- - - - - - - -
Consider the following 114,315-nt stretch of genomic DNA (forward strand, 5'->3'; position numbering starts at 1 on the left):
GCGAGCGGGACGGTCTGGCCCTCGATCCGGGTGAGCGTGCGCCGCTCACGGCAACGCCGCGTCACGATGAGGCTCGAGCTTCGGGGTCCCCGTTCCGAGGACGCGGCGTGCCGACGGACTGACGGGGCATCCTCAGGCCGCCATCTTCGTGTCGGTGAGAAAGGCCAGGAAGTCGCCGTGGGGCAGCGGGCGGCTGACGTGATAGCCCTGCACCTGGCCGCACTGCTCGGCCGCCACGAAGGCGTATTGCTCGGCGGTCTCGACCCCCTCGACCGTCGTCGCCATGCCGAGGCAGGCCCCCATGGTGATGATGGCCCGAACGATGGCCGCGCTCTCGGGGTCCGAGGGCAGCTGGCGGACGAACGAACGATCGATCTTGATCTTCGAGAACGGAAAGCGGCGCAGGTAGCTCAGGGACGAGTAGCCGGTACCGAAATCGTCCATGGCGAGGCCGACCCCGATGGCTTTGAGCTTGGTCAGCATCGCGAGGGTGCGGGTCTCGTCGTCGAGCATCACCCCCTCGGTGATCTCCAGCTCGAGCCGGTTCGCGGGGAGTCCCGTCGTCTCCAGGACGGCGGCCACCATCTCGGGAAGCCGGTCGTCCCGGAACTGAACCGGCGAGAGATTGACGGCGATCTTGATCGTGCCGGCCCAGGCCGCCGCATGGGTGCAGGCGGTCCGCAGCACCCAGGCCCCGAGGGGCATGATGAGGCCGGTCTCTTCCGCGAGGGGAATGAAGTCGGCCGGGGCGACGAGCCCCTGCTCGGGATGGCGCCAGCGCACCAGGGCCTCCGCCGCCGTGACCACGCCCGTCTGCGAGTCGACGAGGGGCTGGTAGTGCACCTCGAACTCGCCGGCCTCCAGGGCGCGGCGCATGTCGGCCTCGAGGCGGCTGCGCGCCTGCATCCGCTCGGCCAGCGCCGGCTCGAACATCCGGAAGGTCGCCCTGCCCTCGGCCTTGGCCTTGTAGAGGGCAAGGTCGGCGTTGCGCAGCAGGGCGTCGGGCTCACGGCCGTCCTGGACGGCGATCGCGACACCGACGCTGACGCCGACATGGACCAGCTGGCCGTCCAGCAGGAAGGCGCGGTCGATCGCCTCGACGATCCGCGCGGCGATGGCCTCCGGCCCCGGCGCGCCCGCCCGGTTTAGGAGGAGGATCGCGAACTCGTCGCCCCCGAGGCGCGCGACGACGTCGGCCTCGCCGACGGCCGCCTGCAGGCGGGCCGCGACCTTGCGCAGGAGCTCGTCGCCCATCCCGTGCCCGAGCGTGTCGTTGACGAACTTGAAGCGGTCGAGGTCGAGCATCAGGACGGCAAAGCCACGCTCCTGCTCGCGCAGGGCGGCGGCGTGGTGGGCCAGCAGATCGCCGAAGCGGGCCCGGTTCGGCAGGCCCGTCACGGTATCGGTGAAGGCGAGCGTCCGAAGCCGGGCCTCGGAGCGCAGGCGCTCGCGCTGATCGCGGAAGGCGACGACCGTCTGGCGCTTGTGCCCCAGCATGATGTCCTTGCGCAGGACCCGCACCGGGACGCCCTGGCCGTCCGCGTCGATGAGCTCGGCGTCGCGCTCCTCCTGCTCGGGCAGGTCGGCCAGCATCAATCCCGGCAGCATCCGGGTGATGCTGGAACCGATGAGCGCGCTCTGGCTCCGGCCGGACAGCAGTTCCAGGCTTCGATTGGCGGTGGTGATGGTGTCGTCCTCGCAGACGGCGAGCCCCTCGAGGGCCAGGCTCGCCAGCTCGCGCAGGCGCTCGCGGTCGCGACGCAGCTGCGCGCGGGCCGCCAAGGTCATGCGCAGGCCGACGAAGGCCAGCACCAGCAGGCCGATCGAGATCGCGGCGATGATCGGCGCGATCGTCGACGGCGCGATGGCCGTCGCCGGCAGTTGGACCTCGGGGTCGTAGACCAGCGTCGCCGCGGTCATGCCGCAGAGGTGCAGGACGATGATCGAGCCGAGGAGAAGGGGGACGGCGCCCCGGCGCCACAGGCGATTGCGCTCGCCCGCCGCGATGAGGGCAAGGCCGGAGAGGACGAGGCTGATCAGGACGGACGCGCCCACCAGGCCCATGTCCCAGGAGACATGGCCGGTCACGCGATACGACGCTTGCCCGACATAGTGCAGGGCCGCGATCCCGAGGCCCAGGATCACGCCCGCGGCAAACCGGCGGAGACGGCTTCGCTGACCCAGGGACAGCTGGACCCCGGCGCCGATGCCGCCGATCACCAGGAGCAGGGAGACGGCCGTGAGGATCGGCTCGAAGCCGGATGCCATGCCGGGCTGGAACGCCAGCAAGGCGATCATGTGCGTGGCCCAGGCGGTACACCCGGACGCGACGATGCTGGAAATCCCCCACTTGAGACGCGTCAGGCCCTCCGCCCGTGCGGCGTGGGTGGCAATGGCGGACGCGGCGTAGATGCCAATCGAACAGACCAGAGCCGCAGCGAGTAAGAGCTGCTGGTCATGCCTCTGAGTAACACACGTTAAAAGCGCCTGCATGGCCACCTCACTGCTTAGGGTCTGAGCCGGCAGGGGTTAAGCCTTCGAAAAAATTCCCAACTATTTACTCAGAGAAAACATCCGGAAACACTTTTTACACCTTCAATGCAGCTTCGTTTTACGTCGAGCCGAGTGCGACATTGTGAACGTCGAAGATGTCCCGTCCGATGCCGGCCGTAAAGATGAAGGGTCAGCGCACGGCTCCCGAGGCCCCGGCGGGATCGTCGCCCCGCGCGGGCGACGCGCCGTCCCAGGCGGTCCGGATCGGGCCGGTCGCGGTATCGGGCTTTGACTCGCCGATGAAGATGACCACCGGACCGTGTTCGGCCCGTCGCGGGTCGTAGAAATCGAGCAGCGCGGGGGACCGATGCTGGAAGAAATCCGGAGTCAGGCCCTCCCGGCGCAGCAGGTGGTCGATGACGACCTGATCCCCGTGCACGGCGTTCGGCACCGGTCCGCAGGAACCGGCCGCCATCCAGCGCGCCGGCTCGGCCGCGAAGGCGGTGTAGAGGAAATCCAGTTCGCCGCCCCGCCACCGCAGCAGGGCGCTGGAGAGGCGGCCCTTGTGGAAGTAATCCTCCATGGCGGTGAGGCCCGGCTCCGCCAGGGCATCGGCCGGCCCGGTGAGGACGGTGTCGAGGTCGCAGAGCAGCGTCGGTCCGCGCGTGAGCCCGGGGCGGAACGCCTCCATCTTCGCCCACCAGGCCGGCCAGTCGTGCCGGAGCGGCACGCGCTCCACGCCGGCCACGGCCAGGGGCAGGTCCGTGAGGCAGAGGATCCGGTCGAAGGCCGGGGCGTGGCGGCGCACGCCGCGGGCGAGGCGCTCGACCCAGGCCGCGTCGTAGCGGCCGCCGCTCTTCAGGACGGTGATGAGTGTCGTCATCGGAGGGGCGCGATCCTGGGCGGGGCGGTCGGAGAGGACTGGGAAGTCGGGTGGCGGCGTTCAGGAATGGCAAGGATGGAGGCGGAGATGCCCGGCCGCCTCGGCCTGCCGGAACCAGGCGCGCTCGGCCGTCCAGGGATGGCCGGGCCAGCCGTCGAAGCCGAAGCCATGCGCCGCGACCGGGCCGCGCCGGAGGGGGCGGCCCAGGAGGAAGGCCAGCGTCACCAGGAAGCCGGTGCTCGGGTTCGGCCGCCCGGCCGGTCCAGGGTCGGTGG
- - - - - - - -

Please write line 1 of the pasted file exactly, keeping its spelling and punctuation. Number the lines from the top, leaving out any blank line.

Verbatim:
Consider the following 114,315-nt stretch of genomic DNA (forward strand, 5'->3'; position numbering starts at 1 on the left):